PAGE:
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«ENVIRONMENT AND DEVELOPMENT The Changing Wealth of Nations ENVIRONMENT AND DEVELOPMENT A fundamental element of sustainable development is ...»

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Thus, the per-hectare value for recreation is multiplied by one-tenth of the forest area in each country to arrive at annual recreation benefits. Estimation of watershed protection values considers deforestation; deforestation rates are from Global FRA 2005 (UNFAO 2006). The annual rate of forest area changes over 1990–2000 is used as the deforestation rate for 1995, while the annual rate of forest area changes over 2000–2005 is used for 2000 and 2005. Nontimber (minor) forest product values for 2005 are also from Global FRA 2005; these values are assumed to be constant over years. Nontimber forest resources under each type of benefit are valued as the net present value of benefits over a time horizon of 25 years. 12 Crop Land Country-level data on agricultural land prices are not widely published. Even if local prices were available, it could be argued that land markets are so distorted that a meaningful comparison across countries would be difficult. We have therefore chosen to estimate land values based on the net present value of land rents, assuming that the products of the land are sold at world prices.

The return to land is computed as the product of rental rate and revenues from crop production. A constant rental rate of 30 percent is assumed across all crops considered. Production is yield multiplied by harvested area. Cereals, fruits, nuts, oil crops, pulses, starchy roots, stimulants, sugar crops, and vegetables are the crop categories considered with data from the FAO. Yields and areas are from the FAO’s prodSTAT database. Production is calculated based on yield


and harvested area for each single crop; these data are then aggregated into the Global Trade Analysis Project (GTAP) 6 Data Base sectors to obtain output for each GTAP sector (Dimaranan 2006). Values of production are then multiplied by world prices. The World Bank’s Development Economics Prospects Group is the primary data source for prices in major crop categories such as rice and wheat. For the remaining crops, world median export unit values from the FAO are used. Five-year-average values of yield and unit export values are used to do the estimates (2001–05 for 2005, 1996–2000 for 2000, and 1991–95 for 1995).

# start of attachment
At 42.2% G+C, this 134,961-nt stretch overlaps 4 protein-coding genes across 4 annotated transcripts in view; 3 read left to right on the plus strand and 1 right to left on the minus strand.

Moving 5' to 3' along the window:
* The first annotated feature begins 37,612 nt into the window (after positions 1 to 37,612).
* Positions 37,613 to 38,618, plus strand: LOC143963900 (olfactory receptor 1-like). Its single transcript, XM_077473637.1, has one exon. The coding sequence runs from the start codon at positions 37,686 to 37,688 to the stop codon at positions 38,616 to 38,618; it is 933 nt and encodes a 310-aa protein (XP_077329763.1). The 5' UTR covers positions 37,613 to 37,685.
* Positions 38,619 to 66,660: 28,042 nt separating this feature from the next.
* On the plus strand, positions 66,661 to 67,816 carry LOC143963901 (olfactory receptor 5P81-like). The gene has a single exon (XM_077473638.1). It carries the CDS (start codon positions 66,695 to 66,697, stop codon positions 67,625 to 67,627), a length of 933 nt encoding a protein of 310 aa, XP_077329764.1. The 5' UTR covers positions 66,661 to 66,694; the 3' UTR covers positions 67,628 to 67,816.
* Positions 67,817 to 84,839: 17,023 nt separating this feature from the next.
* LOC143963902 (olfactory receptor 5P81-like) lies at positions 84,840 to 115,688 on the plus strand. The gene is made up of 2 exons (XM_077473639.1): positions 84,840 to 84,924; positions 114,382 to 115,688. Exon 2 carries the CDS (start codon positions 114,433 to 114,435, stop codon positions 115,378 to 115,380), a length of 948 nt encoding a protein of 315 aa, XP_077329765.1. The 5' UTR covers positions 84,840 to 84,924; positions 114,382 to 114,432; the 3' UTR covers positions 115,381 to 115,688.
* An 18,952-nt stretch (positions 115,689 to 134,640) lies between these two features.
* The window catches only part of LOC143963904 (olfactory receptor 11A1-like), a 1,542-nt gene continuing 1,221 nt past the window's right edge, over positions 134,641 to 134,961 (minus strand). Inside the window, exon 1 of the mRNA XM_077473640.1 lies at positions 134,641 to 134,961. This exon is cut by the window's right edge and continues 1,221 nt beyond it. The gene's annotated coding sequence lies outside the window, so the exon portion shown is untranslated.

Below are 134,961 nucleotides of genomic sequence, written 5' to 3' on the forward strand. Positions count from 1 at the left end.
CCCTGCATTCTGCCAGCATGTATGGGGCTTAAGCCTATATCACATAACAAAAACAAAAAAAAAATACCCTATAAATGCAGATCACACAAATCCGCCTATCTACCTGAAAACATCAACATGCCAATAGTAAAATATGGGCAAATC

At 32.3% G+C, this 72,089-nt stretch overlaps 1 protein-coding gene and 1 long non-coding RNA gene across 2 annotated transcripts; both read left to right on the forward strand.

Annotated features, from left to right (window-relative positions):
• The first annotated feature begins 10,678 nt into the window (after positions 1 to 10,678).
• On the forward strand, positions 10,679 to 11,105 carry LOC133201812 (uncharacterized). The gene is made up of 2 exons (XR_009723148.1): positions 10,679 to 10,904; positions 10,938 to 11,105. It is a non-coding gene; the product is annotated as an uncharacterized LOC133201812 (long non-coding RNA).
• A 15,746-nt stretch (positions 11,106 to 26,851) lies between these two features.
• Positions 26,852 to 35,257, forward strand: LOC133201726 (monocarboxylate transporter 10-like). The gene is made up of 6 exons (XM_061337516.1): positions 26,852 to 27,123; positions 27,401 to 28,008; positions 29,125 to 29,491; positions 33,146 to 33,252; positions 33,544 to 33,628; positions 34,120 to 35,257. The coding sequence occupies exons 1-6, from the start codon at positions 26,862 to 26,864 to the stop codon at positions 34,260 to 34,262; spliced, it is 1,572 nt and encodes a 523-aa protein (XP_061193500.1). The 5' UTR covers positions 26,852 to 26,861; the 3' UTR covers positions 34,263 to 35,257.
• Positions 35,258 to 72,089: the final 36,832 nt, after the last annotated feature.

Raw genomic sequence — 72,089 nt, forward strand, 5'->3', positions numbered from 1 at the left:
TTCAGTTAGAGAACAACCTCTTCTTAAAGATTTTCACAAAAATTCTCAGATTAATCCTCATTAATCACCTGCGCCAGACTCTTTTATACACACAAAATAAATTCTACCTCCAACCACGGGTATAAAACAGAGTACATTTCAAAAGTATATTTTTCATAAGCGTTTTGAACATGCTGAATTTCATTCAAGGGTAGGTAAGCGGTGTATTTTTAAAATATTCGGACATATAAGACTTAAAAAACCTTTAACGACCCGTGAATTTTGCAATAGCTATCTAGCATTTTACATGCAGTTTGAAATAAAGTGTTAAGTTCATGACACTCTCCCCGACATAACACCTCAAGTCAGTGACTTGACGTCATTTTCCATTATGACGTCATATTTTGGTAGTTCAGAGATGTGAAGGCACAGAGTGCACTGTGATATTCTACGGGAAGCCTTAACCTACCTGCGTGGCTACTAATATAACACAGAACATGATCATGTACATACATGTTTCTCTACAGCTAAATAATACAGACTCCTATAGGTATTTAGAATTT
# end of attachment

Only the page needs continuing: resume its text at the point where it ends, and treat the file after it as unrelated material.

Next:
Harvest areas are the current year value.

Annual land return is the summation of returns from all agricultural sectors considered. In order to reflect the sustainability of current cultivation practices, the annual return in year t is projected to the year (t 24) based on growth in production (land areas are assumed to stay constant). The growth rates are 0.97 percent and 1.94 percent in developed and developing countries, respectively (Rosengrant, Agcaoili-Sombilla, and Perez 1995). The net present value of this flow was then calculated using a discount rate of 4 percent over a 25-year time horizon.

Pasture Land Pasture land is valued using methods similar to those for crop land. The returns to pasture land are assumed to be a fixed proportion of the value of output. On average, costs of production are 55 percent of revenues, and therefore, returns to pasture land are assumed to be 45 percent of output value. Value of output is based on the production of meat, milk, and wool valued at international prices.

Annual pasture land return is calculated as the product of the total revenue from all the commodities and the rental rate for pasture land, which is assumed to be 45 percent.